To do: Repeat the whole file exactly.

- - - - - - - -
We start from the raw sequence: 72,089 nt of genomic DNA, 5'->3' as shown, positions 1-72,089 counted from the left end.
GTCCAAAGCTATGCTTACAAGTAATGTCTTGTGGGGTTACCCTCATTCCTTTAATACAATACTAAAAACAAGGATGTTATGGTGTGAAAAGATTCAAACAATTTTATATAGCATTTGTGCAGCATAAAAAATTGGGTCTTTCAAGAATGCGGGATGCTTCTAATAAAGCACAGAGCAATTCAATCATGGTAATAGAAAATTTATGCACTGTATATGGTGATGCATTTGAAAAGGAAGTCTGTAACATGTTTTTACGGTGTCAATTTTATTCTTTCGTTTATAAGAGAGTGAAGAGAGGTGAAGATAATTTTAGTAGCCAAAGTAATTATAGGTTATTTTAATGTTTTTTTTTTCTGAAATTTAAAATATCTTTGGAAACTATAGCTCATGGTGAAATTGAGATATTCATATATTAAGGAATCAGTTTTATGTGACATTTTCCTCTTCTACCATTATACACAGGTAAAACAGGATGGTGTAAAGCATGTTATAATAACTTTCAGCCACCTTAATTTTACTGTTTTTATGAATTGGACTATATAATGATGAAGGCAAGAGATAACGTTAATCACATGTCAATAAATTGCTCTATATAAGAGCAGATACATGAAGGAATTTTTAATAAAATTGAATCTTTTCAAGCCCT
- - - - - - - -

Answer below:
We start from the raw sequence: 72,089 nt of genomic DNA, 5'->3' as shown, positions 1-72,089 counted from the left end.
GTCCAAAGCTATGCTTACAAGTAATGTCTTGTGGGGTTACCCTCATTCCTTTAATACAATACTAAAAACAAGGATGTTATGGTGTGAAAAGATTCAAACAATTTTATATAGCATTTGTGCAGCATAAAAAATTGGGTCTTTCAAGAATGCGGGATGCTTCTAATAAAGCACAGAGCAATTCAATCATGGTAATAGAAAATTTATGCACTGTATATGGTGATGCATTTGAAAAGGAAGTCTGTAACATGTTTTTACGGTGTCAATTTTATTCTTTCGTTTATAAGAGAGTGAAGAGAGGTGAAGATAATTTTAGTAGCCAAAGTAATTATAGGTTATTTTAATGTTTTTTTTTTCTGAAATTTAAAATATCTTTGGAAACTATAGCTCATGGTGAAATTGAGATATTCATATATTAAGGAATCAGTTTTATGTGACATTTTCCTCTTCTACCATTATACACAGGTAAAACAGGATGGTGTAAAGCATGTTATAATAACTTTCAGCCACCTTAATTTTACTGTTTTTATGAATTGGACTATATAATGATGAAGGCAAGAGATAACGTTAATCACATGTCAATAAATTGCTCTATATAAGAGCAGATACATGAAGGAATTTTTAATAAAATTGAATCTTTTCAAGCCCT